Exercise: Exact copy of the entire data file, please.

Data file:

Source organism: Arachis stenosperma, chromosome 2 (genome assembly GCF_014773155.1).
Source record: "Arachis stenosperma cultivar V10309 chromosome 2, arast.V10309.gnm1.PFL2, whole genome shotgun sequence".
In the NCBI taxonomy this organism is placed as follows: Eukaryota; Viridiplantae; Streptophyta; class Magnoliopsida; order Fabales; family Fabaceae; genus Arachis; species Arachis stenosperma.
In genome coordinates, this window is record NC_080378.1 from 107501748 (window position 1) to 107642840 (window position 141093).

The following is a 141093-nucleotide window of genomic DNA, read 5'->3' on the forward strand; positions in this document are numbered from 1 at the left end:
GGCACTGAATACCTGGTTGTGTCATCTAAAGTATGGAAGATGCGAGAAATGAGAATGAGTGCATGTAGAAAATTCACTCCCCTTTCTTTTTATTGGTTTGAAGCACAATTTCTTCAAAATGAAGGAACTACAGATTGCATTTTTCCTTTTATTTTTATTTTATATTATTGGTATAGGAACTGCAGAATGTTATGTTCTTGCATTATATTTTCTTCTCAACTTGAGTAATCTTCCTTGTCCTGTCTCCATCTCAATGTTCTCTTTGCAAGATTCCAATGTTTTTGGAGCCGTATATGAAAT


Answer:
Source organism: Arachis stenosperma, chromosome 2 (genome assembly GCF_014773155.1).
Source record: "Arachis stenosperma cultivar V10309 chromosome 2, arast.V10309.gnm1.PFL2, whole genome shotgun sequence".
In the NCBI taxonomy this organism is placed as follows: Eukaryota; Viridiplantae; Streptophyta; class Magnoliopsida; order Fabales; family Fabaceae; genus Arachis; species Arachis stenosperma.
In genome coordinates, this window is record NC_080378.1 from 107501748 (window position 1) to 107642840 (window position 141093).

The following is a 141093-nucleotide window of genomic DNA, read 5'->3' on the forward strand; positions in this document are numbered from 1 at the left end:
GGCACTGAATACCTGGTTGTGTCATCTAAAGTATGGAAGATGCGAGAAATGAGAATGAGTGCATGTAGAAAATTCACTCCCCTTTCTTTTTATTGGTTTGAAGCACAATTTCTTCAAAATGAAGGAACTACAGATTGCATTTTTCCTTTTATTTTTATTTTATATTATTGGTATAGGAACTGCAGAATGTTATGTTCTTGCATTATATTTTCTTCTCAACTTGAGTAATCTTCCTTGTCCTGTCTCCATCTCAATGTTCTCTTTGCAAGATTCCAATGTTTTTGGAGCCGTATATGAAAT